An item of obscure history, not very well-known, is that legendary father and son design team Ferdinand and "Ferry" Porsche were the brains behind the Renault 4CV.
Taken into custody by the American occupation forces shortly after the end of World War Two and imprisoned by the French.
The Porsches, had gained a certain notoriety for being behind the pre-war design of the Volkswagen Beetle and the French Government, eager to get their domestic car production up and running after the war, took advantage of their “ guests “ combined talents to in the creation of their version of the " people's car" the Renault 4CV.
Ferry Porsche was released in 1946, although his father's services were " retained" for more than a year longer to allow him to wind up his design work.
The Renault 4CV was shown for the first time at the Paris motor show in October 1946, with most agreeing that the car bore more than a subtle resemblance to the early Beetle.
Once again, Porsche had displayed his almost unique gift in designing a " people car" for the post-war era.
While the 4CV could be regarded in modern times as a compact, it still allowed sufficient space for four adults to travel in relative comfort while being economical with fuel and providing an impressive turn of speed.
Despite the pre-war economy in France and indeed all of Western Europe being still fragile, orders streamed in for the 4CV in unprecedented numbers.
Soon the waiting list for the car grew so long, that those entering it, did so in the knowledge that they would be waiting for their new 4CV for up to two years.
Those looking on in envy at the first 4CV cars may not have known how lucky they were not to get their hands on the first 4CVs that made it on to the highways of Europe.
To begin with, they were not difficult to miss, as they were all sprayed with sand-yellow camouflage paint destined for trucks intended for the Afrika-Corps, Because of its distinctive colour; the early 4CV's were rapidly nicknamed 'La Motte de Guerre' meaning lump of butter.
Apart from that possible setback, the 4CV could be challenging to operate, with a clumsy three-speed constant mesh gearbox,its notoriously irritating floor-mounted mixture control and underpowered 13kW (18bhp) engine.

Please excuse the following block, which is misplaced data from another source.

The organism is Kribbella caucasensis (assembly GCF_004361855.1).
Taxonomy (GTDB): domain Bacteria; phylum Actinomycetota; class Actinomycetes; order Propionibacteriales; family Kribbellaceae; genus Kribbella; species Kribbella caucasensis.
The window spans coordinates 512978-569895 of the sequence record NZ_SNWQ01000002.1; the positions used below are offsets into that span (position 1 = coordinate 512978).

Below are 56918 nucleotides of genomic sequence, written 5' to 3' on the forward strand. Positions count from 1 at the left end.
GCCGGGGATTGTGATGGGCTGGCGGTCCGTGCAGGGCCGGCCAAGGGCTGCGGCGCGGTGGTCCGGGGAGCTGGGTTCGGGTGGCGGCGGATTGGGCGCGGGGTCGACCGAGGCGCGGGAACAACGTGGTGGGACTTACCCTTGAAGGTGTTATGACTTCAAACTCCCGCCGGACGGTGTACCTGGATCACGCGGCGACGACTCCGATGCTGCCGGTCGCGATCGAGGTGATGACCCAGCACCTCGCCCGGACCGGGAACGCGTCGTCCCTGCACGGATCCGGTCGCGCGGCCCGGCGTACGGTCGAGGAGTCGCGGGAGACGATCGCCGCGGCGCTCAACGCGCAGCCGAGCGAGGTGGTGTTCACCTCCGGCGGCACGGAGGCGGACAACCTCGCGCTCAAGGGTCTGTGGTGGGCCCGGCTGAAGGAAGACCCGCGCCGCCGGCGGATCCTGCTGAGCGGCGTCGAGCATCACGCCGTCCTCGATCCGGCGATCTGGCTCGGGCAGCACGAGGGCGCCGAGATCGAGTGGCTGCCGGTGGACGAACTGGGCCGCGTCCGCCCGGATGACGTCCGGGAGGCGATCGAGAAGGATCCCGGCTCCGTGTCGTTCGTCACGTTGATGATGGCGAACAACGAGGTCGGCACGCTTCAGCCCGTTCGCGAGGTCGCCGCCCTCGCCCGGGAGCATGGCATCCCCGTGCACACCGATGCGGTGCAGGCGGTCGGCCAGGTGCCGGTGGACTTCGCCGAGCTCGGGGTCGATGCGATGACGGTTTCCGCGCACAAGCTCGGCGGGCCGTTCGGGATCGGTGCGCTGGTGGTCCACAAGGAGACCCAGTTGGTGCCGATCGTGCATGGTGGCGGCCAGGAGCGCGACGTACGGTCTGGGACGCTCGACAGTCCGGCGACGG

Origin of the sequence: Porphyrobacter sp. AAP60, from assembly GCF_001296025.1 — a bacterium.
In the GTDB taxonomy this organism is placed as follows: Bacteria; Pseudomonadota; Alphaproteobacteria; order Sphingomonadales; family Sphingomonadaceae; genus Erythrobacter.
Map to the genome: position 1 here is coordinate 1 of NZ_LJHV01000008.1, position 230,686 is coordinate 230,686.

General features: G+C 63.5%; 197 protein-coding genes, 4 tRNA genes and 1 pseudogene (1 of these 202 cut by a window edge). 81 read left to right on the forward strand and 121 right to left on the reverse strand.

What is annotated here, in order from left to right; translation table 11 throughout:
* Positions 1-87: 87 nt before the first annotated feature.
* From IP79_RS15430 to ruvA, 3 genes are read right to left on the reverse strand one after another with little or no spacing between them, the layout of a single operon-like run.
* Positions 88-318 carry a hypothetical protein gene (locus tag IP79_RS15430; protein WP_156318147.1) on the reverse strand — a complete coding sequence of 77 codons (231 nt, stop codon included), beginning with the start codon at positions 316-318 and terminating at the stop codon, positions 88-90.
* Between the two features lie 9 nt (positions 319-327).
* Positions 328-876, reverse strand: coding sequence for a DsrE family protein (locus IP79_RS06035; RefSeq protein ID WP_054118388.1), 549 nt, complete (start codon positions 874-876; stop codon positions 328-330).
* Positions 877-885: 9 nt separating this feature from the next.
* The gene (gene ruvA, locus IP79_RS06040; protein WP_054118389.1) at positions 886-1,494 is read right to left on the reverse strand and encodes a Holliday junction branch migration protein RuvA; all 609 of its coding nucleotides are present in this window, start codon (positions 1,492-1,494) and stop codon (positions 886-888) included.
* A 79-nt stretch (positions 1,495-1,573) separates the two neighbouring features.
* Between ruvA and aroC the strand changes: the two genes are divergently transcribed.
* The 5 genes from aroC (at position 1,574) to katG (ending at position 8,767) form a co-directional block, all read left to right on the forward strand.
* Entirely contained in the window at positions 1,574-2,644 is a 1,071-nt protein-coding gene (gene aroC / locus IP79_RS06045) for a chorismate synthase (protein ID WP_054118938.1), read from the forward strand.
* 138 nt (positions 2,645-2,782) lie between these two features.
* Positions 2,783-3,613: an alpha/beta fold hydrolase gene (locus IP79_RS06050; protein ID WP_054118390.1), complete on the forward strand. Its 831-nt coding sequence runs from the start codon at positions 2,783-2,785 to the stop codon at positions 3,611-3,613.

With demand for the model seemingly unceasing, Renault established a policy and invested whatever resources at their disposal to continuously improve the 4CV to make the driving experience as pleasant as it could be in a basic economy car.
The Renault 4CV was far from sleek in design but did have a certain "French" charm with its short front hood and sloping tail.
Six wide horizontal bars across its front panel gave the appearance of a grille, even though the engine was mounted in the back, beneath a louvred engine lid. 'Suicide" (rear-hinged) front doors were installed, while rear doors were hinged at the front.
The 4Cv's front doors had a distinct " bulge" to them to allow them to mate with front fenders.
Production of the four-door sedan continued with little change throughout the Fifties, eventually offered with a sunroof, as well as "decal potable," with a full-length sunroof.
The 4CV was fitted with a 747cc (46 cu in) engine, to replace the original version's underachieving 760cc (46 cu in) unit while a Ferlec automatic clutch became an optional extra.
The car's dashboard contained an open glove box on the right, a hooded instrument cluster ahead of the driver, and a decorative panel in the centre that could accept a radio.
>Standard equipment included a heater, defroster, directional signals, and leatherette upholstery, new rubber-mounted front wheel suspension and an automatic choke, sun visors and interior door handles.
Renault were convinced that with the introduction of the Dauphine in 1956, demand for the 4CV would soon taper out.
To their pleasant surprise, the market for the 4CV never faltered.
Eventually they were ultimately forced to "retire" the car in late 1959, with sales having passed the million mark.